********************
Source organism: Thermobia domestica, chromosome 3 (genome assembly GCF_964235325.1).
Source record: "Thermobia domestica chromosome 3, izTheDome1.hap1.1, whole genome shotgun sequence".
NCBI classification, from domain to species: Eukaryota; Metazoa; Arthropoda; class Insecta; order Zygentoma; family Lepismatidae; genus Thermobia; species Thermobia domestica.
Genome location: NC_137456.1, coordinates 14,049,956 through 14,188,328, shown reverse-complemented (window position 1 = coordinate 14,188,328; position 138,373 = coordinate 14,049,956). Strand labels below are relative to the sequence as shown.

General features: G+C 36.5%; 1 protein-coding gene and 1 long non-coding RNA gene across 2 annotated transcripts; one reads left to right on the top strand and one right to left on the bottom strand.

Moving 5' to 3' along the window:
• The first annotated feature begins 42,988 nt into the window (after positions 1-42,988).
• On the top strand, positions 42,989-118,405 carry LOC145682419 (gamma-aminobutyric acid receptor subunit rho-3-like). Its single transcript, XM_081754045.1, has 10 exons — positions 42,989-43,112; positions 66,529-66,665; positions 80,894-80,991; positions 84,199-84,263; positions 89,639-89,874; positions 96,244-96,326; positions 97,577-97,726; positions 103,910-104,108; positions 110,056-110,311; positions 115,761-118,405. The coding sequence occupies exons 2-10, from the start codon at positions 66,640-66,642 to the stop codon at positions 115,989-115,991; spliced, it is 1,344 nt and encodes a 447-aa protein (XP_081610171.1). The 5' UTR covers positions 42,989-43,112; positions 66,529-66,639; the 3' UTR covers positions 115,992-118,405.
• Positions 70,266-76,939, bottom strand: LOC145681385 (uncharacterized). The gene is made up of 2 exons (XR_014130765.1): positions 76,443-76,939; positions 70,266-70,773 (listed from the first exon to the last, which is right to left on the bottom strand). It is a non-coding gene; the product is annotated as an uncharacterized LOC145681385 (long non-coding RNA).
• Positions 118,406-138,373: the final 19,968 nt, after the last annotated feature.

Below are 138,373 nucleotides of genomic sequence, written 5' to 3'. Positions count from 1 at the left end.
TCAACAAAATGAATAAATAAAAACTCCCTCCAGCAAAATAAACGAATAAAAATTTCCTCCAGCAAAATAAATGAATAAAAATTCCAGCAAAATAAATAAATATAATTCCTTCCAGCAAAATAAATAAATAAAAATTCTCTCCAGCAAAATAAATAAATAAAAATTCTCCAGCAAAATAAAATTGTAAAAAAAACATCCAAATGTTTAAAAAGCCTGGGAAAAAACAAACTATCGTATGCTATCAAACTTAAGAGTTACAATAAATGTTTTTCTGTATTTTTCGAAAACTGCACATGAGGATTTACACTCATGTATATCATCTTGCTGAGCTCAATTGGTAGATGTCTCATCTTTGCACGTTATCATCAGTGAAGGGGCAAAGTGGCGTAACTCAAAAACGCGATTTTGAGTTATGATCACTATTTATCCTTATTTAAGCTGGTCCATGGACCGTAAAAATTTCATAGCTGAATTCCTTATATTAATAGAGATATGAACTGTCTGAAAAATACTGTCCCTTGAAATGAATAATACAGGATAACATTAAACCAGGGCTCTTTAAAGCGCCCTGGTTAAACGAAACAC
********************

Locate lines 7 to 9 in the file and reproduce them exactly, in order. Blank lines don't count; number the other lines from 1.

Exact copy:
• The first annotated feature begins 42,988 nt into the window (after positions 1-42,988).
• On the top strand, positions 42,989-118,405 carry LOC145682419 (gamma-aminobutyric acid receptor subunit rho-3-like). Its single transcript, XM_081754045.1, has 10 exons — positions 42,989-43,112; positions 66,529-66,665; positions 80,894-80,991; positions 84,199-84,263; positions 89,639-89,874; positions 96,244-96,326; positions 97,577-97,726; positions 103,910-104,108; positions 110,056-110,311; positions 115,761-118,405. The coding sequence occupies exons 2-10, from the start codon at positions 66,640-66,642 to the stop codon at positions 115,989-115,991; spliced, it is 1,344 nt and encodes a 447-aa protein (XP_081610171.1). The 5' UTR covers positions 42,989-43,112; positions 66,529-66,639; the 3' UTR covers positions 115,992-118,405.
• Positions 70,266-76,939, bottom strand: LOC145681385 (uncharacterized). The gene is made up of 2 exons (XR_014130765.1): positions 76,443-76,939; positions 70,266-70,773 (listed from the first exon to the last, which is right to left on the bottom strand). It is a non-coding gene; the product is annotated as an uncharacterized LOC145681385 (long non-coding RNA).